Green talks trash to Brundidge Rotarians
Published 12:00 am Wednesday, January 19, 2000
Jan. 18, 2000 10 PM
The Brundidge Rotarians are "tired" of litter and they just can’t get enough of it.
For more than 10 years, the Brundidge Rotary Club has participated in the Adopt-A-Mile program which is sponsored by PALS (People Against A Littered State) and were honored by PALS as the top Adopt-A-Mile program in the state in 1999.
Each weekend, a team of Rotarians walks their mile gathering litter, sometimes only to see it strewn again the next morning. However, the Rotarians are determined not to give up.
The Rotarians are not only interested in their mile, but in all of Brundidge and Pike County and, on Wednesday, they invited Samuel Green, Pike County solid waste enforcement officer, as guest speaker for their lunch meeting. And, of course, they talked trash.
Green has been involved in combating litter for 20 years and he told the Rotarians about some of the challenges he faces every day in cleaning up Pike County.
Green said he come on board as the county’s solid waste enforcement officer in 1977 and has seen conditions improve greatly over the years.
"Back then, we had two big trucks and a pickup and about 360 roadside dumps," Green said. "People called me the garbage man but I didn’t mind. It was my job to get the county cleaned up and, if they wanted to call me the garbage man, that was okay with me."
Green said the biggest problem was that county residents didn’t have garbage pickup and they had to dispose of their own garbage.
"The either had to burn it or throw it in the gully and that’s what they did," he said. "And most of it went in the gully."
Green used the term "gully" as a general term. Dump sites were everywhere – along the roadside, in the woods and in the creeks and rivers. County roads weren’t on the scenic route.
But when garbage pickup was made mandatory in the county, the number of dump site began to decrease.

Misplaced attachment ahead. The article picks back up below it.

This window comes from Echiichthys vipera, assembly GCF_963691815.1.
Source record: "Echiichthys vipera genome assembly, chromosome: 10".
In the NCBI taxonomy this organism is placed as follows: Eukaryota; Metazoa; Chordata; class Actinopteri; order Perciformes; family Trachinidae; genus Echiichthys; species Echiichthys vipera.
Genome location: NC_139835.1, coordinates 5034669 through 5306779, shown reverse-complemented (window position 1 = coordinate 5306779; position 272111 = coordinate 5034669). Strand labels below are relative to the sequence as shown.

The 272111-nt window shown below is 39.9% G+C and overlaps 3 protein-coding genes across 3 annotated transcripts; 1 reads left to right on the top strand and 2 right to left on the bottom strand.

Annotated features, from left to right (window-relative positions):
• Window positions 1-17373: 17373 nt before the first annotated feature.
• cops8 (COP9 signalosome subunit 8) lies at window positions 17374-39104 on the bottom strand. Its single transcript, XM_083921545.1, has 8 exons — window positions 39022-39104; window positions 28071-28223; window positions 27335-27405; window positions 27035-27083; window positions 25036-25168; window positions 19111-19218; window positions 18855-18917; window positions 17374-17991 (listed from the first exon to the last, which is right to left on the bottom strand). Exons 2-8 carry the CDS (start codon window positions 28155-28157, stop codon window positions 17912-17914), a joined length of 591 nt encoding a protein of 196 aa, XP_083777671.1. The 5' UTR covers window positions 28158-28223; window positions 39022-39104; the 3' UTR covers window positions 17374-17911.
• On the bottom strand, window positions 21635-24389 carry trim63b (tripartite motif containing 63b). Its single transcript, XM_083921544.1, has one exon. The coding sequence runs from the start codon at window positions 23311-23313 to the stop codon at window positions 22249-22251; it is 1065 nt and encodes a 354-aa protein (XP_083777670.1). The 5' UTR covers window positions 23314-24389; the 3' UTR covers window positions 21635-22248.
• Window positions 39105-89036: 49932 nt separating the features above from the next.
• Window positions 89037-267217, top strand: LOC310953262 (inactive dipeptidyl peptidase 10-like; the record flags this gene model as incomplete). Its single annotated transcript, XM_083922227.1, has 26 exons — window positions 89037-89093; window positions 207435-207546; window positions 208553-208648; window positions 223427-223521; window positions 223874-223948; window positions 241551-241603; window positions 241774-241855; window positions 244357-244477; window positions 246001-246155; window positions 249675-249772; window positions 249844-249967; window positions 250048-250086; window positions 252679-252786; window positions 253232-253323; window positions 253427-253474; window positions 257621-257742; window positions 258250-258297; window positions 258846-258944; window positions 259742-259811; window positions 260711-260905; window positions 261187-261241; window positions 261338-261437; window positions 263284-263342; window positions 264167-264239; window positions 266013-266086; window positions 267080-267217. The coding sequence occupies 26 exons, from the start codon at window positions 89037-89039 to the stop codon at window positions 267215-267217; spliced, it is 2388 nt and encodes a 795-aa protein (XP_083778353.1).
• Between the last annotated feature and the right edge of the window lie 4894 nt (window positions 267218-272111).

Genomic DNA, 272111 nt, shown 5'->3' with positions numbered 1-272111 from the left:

"County residents had someone to pickup their garbage and they stopped dumping it on the roadside and our county stated to look better," Green said. "That’s not to say there is no more roadside dumping but it’s not anywhere like it used to be."
Among the items most often dumped on roadsides are tires.
Tires are a big problem because they are toxic and can’t go in solid waste landfills, Green said.
"You have to pay to have them hauled off so people just dump them instead and there’s a heavy fine if you get caught," Green said. "We always watching because improper disposal of tires in a big problem."
Green said he has not found a way to persuade motorist from tossing trashing from their vehicles, leaving and unsightly mess along Pike County’s highways and roadways.
He said it is difficult to catch someone in the act of tossing trash but it can be done and has been done.
And the fine for littering could make a $500 hit on a litterbug’s wallet.
Green said the best defense against litter is to educate the public, increase awareness of the negative effects of littering and instill pride in the community.
"We all want to be proud of where we live and work and we can’t be if there is trash along the road and garbage in our rivers and forests. If you go to another state and see how litter free it is, it makes you wonder why we can’t do the same thing. We do want Alabama to be litter free and we need to start at home."